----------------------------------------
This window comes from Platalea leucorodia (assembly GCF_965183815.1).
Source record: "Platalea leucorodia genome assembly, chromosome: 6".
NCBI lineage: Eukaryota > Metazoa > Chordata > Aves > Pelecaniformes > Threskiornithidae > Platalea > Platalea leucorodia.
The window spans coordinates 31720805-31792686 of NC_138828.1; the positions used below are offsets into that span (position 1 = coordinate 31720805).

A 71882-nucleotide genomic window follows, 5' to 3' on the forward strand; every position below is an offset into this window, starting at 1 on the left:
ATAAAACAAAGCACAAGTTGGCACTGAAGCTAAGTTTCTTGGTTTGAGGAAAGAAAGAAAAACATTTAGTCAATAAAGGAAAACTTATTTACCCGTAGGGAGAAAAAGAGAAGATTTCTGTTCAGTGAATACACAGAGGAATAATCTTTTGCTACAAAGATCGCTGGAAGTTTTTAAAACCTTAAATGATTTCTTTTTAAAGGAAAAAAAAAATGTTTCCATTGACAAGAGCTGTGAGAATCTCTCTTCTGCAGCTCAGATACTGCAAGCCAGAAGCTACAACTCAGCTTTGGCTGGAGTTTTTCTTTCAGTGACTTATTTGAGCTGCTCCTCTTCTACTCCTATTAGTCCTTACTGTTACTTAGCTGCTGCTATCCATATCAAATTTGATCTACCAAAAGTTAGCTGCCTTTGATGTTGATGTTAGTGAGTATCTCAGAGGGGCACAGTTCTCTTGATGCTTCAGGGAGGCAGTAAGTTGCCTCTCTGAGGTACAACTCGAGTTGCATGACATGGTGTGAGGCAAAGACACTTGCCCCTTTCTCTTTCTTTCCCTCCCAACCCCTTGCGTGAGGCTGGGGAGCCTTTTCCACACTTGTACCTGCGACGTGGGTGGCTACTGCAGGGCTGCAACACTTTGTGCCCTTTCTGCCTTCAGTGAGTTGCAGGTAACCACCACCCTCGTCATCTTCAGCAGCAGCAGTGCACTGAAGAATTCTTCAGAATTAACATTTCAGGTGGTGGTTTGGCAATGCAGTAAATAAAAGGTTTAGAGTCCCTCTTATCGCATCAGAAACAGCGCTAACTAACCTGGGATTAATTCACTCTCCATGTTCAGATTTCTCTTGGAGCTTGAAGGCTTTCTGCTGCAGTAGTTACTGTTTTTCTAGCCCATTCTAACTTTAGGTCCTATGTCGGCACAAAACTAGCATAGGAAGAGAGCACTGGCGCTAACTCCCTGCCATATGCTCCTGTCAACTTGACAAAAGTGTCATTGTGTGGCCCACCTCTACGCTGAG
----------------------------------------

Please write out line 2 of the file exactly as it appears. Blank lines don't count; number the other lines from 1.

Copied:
Source record: "Platalea leucorodia genome assembly, chromosome: 6".